A recent study by Frost & Sullivan (summarized here – subscription required) forecasts increased new truck sales in upcoming years, potentially resulting in increased trade-ins and lower used truck pricing. One comment in the study caught my attention. Specifically, the study states that 2007-2009 emissions engines were “…tougher sells to fleets due to higher prices and proliferation of EPA-compliant, OEM-branded engines that are yet to prove themselves in the used truck market.” 

That sentiment may have been true when the engines were first introduced to the new truck market, but in the 6 years since these engines were introduced, a large number of trucks so equipped have cycled through the secondary market. Selling prices are well-established. NADA data shows 62% of sleeper tractors reported sold retail and 33% of trucks sold wholesale since January have been EPA 2007-spec. To us, EPA 2007 is old news. We’ve already been making valuation judgments on EPA 2010 trucks for well over a year. 
In addition, the article does not mention the impact of West Coast emissions regulations on used truck demand. A pre-DPF truck is very difficult to sell in California and other states with strict emissions regulations. As such, 2008 and newer trucks are basically the only option in that region. This factor will help to maintain a favorable supply/demand ratio nationwide.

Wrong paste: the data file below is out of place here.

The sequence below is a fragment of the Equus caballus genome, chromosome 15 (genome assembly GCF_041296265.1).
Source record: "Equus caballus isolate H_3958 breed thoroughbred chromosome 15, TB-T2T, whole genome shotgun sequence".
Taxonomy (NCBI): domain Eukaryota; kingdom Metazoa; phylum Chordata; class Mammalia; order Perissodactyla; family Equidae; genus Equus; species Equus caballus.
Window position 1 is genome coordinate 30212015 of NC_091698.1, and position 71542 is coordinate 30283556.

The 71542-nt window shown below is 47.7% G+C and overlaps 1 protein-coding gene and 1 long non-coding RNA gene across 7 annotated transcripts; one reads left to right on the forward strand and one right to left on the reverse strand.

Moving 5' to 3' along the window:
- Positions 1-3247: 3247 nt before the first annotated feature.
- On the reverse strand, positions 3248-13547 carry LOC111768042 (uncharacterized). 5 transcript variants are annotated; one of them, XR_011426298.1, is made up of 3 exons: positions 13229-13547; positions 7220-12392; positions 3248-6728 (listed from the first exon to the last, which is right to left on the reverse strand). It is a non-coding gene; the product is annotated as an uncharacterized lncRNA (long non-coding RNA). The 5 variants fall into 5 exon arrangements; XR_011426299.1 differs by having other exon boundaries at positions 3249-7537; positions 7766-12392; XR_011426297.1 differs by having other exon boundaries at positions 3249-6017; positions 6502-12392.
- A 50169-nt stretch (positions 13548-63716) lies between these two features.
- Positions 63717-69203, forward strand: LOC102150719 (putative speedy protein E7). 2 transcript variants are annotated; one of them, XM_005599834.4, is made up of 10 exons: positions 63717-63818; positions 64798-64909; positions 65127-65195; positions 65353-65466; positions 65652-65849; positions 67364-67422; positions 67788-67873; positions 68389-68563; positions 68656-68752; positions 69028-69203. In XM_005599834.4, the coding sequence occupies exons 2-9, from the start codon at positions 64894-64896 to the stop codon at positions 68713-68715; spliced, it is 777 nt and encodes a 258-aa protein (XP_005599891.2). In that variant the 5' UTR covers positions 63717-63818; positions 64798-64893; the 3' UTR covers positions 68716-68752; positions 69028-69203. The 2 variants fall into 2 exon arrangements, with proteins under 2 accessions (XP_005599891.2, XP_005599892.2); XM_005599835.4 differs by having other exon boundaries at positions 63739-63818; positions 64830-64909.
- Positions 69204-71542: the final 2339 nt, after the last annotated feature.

In terms of supply, the historically low build rate of 2008-2010 model year trucks will shape the used truck market in upcoming years. 2010 in particular was essentially nonexistent, at just over 118,000 trucks built. It is true that an additional few hundred identical trucks introduced to the secondary market in a short period of time could place downward pressure on pricing. However, the supply/demand ratio for trucks with under 600,000 miles is currently heavily demand-weighted. This means the market has room to digest increased supply. The over-600K market is less favorable, but even here depreciation should be proportional to the degree of increased supply. A moderate increase in supply should result in moderately increased depreciation.
Bottom line - an increased supply of used trucks, if it happens, would logically place downward pressure on pricing. However, the increased supply would be almost entirely comprised of trucks with over 600,000 miles. As such, in that scenario, we would expect a moderate pullback in wholesale pricing, while retail pricing for trucks with under 600K would likely remain flat to mildly downward.